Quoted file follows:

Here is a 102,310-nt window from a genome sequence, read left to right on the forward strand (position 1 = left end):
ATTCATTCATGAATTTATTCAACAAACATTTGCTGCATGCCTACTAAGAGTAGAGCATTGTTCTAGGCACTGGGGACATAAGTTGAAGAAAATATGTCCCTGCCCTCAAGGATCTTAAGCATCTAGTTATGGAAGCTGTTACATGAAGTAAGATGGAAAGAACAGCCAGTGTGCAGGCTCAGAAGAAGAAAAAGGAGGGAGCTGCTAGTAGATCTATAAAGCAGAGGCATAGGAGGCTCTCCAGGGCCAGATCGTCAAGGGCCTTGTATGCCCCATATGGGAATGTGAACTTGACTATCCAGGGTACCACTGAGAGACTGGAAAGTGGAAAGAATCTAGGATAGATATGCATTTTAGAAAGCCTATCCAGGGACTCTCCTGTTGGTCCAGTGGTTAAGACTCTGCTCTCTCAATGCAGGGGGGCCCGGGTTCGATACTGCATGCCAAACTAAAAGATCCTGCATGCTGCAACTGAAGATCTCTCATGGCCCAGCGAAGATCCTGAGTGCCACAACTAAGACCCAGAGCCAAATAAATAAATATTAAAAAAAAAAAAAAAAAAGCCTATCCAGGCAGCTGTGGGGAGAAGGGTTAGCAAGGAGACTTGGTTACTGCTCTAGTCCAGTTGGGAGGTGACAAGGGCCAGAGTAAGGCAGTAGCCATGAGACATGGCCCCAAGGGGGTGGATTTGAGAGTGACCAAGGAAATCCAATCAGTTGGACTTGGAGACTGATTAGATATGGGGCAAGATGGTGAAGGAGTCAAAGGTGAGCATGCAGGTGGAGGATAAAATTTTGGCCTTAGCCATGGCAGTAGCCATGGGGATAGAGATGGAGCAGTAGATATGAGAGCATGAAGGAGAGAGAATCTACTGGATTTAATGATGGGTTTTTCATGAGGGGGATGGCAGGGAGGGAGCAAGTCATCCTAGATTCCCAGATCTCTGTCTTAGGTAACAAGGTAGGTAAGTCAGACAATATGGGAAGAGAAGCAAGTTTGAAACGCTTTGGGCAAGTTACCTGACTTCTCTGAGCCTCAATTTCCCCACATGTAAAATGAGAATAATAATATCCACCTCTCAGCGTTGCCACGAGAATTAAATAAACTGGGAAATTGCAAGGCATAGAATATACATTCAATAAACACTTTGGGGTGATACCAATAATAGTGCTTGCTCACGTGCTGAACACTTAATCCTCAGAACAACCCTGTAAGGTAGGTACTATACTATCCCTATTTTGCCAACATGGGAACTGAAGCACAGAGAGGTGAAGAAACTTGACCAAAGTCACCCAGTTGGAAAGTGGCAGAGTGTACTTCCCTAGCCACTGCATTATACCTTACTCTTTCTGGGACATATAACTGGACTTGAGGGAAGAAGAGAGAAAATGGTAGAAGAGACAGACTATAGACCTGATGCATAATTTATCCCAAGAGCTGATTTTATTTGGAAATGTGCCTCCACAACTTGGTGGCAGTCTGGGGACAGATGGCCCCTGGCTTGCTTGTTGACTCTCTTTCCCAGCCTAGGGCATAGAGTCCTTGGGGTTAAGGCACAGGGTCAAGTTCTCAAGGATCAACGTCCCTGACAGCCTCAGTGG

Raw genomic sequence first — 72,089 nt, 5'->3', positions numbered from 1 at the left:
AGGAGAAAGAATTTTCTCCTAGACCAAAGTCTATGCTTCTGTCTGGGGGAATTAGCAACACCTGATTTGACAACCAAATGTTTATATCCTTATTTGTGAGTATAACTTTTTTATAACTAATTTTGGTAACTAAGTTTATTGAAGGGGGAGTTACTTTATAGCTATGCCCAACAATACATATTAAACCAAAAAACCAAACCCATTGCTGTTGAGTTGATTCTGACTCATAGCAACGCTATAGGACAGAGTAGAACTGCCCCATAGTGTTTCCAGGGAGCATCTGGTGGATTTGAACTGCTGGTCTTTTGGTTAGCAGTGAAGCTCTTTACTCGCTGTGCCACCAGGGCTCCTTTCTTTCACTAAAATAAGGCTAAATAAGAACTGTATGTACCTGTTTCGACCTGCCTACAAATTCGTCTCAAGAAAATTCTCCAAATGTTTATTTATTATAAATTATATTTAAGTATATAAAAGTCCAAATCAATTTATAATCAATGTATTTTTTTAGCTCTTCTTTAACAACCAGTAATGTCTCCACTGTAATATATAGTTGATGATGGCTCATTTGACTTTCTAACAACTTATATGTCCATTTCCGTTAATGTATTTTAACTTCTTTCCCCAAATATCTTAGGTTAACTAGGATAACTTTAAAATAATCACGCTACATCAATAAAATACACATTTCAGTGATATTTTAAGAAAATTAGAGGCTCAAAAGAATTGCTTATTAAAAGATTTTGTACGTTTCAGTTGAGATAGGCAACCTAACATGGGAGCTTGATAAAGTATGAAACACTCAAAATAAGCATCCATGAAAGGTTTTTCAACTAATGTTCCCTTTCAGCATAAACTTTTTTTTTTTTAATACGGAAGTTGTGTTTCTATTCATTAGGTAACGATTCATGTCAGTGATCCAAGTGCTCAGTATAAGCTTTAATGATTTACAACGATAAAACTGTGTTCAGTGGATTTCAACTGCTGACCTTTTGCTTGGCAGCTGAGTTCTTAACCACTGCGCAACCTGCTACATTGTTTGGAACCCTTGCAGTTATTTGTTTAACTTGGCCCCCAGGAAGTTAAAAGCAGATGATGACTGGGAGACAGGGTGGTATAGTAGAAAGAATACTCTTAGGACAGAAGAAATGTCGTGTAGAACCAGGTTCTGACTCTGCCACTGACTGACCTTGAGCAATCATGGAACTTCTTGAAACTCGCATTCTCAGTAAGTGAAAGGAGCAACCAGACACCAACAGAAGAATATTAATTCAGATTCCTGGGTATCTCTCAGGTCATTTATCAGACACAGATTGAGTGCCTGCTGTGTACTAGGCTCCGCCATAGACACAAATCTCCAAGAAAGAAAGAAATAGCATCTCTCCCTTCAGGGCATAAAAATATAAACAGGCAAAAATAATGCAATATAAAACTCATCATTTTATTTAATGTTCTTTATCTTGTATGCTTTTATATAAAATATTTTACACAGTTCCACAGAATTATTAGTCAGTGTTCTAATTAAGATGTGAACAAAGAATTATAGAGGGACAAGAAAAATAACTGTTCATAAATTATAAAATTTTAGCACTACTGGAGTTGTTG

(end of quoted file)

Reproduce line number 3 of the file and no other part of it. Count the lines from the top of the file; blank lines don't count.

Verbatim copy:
Raw genomic sequence first — 72,089 nt, 5'->3', positions numbered from 1 at the left: